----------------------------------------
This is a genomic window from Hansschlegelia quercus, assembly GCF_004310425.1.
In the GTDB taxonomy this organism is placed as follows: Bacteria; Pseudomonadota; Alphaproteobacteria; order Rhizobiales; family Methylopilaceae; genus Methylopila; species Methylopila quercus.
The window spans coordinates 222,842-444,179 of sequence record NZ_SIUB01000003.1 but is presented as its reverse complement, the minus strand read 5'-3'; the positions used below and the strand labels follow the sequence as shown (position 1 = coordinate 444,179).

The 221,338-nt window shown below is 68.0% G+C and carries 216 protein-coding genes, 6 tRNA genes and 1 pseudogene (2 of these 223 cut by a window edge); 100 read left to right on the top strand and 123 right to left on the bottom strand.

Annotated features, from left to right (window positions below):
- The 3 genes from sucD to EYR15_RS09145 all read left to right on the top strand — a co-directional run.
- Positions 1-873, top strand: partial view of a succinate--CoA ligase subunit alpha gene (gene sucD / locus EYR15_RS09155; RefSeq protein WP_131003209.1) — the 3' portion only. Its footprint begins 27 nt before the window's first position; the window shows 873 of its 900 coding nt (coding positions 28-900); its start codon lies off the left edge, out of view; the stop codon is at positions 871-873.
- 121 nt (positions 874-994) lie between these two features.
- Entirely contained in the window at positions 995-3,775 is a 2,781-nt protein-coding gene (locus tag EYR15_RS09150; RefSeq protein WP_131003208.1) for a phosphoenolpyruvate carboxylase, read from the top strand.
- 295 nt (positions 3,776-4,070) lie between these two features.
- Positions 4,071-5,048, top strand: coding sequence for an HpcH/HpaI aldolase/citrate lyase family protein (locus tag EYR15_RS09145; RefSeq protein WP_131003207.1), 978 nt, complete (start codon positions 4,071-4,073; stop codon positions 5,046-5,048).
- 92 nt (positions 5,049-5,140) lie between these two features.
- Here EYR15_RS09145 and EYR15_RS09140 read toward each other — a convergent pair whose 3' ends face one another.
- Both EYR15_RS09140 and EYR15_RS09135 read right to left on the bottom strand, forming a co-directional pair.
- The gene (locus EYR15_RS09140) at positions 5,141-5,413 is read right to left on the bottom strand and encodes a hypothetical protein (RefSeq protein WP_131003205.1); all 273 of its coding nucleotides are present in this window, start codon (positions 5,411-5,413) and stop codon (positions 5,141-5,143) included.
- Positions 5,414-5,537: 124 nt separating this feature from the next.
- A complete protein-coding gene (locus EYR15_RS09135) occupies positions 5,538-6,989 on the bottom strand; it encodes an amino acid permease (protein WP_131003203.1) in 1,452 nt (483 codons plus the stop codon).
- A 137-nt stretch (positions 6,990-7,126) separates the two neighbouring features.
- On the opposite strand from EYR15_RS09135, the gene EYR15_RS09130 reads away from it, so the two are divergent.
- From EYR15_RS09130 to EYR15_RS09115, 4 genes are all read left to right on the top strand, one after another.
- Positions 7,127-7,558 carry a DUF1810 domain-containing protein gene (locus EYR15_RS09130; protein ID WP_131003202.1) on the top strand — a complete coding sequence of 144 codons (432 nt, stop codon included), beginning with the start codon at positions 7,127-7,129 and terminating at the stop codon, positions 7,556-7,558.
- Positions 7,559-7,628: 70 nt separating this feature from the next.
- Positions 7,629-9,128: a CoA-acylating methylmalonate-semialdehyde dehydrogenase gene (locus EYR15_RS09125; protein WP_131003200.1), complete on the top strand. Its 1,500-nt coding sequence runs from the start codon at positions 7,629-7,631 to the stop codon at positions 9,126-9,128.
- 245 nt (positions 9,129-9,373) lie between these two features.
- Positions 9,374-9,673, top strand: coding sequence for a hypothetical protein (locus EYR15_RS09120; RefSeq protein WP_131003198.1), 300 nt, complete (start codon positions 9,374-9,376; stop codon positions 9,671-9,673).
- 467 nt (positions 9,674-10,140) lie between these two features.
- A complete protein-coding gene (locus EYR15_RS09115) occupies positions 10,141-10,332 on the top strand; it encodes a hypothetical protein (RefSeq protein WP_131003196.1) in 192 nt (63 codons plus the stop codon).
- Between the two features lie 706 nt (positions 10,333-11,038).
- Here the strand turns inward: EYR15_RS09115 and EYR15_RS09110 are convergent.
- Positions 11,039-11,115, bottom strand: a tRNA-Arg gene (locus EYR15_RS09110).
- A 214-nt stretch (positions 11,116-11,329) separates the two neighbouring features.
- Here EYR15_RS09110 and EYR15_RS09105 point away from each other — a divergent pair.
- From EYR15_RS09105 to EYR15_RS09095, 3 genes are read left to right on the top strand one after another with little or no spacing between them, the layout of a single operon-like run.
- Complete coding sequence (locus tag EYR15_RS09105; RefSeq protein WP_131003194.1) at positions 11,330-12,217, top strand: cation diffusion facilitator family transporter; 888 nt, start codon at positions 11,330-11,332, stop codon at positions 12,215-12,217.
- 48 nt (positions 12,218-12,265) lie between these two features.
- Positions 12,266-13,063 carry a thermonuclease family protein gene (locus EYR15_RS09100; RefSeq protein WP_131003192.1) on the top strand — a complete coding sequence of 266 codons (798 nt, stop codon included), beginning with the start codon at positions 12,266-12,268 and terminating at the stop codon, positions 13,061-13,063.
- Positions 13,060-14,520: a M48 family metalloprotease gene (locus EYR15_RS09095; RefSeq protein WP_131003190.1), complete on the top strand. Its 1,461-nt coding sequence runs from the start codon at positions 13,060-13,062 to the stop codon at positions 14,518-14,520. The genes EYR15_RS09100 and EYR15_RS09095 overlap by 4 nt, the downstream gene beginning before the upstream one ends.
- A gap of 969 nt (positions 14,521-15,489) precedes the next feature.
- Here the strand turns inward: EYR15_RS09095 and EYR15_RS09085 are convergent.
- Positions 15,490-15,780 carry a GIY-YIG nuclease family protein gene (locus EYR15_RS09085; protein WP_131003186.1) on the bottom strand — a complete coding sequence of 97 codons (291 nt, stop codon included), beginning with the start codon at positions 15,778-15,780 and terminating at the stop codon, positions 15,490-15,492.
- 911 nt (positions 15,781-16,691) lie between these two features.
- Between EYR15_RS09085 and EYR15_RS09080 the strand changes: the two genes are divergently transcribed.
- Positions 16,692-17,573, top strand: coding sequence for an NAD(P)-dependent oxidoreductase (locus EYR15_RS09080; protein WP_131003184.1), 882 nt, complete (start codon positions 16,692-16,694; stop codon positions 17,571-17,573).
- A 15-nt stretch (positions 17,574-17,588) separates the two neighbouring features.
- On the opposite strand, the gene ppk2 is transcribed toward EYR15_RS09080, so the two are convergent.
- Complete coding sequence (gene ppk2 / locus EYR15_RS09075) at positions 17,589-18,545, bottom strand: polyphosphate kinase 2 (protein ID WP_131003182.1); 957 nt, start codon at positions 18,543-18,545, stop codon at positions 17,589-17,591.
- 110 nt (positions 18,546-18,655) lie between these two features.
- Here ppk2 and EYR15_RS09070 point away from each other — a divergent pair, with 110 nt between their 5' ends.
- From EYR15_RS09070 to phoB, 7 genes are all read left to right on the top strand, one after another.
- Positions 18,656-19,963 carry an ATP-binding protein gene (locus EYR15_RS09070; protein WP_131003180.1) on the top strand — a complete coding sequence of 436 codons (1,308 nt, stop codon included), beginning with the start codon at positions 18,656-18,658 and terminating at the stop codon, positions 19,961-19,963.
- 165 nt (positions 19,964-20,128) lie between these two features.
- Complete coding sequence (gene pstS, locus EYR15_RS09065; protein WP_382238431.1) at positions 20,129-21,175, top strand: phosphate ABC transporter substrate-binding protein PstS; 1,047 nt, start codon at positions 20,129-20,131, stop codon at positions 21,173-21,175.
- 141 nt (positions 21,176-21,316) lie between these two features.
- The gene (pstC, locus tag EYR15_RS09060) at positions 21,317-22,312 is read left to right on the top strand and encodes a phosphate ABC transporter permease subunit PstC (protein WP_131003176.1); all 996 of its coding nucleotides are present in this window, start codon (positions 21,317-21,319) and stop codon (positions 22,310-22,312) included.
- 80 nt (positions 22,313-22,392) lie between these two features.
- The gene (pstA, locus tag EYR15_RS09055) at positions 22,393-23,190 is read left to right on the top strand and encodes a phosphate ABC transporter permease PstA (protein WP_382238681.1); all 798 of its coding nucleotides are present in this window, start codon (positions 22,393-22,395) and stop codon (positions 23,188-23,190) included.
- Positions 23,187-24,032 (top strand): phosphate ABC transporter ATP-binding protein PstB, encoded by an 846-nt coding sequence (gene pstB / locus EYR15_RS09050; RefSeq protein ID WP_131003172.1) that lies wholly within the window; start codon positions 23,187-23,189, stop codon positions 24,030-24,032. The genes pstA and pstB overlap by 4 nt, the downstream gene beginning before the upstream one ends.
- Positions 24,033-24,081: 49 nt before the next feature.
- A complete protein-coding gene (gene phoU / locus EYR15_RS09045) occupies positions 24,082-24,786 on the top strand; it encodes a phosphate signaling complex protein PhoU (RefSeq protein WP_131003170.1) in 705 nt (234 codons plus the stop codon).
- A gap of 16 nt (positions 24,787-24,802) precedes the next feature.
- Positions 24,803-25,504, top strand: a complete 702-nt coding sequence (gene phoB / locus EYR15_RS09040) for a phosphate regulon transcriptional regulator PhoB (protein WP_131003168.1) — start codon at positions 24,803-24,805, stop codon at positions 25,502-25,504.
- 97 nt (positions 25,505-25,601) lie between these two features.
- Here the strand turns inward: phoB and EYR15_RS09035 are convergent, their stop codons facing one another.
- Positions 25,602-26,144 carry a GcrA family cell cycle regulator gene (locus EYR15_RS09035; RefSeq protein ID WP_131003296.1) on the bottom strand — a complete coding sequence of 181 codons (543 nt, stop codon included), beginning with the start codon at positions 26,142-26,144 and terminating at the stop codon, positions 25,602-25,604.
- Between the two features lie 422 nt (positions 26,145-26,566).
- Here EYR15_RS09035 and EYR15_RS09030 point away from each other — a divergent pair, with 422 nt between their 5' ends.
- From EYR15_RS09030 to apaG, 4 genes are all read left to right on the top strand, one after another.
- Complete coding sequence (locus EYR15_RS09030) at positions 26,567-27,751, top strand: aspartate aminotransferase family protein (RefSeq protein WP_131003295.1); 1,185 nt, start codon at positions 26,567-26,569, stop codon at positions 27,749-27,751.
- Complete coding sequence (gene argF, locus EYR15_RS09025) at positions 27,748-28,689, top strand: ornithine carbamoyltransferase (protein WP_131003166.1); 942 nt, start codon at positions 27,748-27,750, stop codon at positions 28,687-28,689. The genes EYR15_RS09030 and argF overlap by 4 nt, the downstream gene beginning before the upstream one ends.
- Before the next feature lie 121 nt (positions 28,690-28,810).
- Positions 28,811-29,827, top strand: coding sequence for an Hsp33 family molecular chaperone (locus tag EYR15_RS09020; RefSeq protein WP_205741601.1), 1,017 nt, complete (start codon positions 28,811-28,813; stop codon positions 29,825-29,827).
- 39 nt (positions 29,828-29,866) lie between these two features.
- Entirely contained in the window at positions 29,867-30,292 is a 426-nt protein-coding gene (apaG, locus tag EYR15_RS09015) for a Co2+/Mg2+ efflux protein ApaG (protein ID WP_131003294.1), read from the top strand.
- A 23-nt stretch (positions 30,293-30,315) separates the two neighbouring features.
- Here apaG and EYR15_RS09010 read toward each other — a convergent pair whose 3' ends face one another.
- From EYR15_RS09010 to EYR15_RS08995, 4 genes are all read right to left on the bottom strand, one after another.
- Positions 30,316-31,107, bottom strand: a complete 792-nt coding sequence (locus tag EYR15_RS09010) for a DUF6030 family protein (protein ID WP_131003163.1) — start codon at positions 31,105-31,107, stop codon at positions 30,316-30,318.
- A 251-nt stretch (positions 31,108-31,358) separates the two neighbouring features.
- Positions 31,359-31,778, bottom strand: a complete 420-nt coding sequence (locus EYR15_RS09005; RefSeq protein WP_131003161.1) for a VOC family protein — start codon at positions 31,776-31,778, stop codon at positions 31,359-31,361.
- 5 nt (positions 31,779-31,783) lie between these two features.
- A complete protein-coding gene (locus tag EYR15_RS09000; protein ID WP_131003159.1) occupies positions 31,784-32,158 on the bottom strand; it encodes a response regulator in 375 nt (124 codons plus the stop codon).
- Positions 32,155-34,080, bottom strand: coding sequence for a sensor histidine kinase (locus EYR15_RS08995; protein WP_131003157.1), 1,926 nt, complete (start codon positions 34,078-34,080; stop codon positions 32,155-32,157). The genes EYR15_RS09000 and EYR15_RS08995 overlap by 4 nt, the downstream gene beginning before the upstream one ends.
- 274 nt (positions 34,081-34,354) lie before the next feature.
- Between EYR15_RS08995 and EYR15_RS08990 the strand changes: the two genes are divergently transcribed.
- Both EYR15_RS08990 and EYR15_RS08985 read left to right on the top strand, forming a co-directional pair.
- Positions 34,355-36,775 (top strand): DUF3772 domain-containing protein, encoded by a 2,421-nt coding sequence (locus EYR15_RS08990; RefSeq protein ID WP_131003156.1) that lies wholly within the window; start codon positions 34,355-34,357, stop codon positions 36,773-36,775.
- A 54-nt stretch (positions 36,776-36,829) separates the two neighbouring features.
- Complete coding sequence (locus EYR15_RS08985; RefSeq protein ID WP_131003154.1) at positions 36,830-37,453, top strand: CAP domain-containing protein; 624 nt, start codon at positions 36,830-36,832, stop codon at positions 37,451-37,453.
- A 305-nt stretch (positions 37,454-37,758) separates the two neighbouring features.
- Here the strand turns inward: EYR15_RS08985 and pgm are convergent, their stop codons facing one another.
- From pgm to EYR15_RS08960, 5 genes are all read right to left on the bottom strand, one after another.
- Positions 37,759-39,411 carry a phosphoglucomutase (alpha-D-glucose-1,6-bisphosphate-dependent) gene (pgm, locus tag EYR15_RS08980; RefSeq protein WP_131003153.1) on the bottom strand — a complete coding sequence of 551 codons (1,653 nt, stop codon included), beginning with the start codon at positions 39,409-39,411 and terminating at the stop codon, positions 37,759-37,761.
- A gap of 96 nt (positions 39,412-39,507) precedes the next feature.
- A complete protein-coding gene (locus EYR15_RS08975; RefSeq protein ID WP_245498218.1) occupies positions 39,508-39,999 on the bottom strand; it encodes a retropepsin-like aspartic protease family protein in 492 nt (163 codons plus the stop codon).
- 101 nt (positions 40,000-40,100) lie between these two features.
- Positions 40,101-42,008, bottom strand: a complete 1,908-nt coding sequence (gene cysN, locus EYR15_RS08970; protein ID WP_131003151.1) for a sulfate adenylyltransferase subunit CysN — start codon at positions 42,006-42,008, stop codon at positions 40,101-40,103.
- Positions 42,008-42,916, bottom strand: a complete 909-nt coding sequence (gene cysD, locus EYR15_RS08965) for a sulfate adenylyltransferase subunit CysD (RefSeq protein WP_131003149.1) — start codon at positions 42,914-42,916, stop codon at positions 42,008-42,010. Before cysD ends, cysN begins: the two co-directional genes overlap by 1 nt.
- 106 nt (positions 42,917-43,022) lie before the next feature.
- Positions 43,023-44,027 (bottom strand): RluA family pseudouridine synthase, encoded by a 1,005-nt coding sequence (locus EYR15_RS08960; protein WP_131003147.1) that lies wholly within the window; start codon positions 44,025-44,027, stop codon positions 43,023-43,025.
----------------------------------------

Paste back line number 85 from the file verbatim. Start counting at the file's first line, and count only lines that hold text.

- Both EYR15_RS08990 and EYR15_RS08985 read left to right on the top strand, forming a co-directional pair.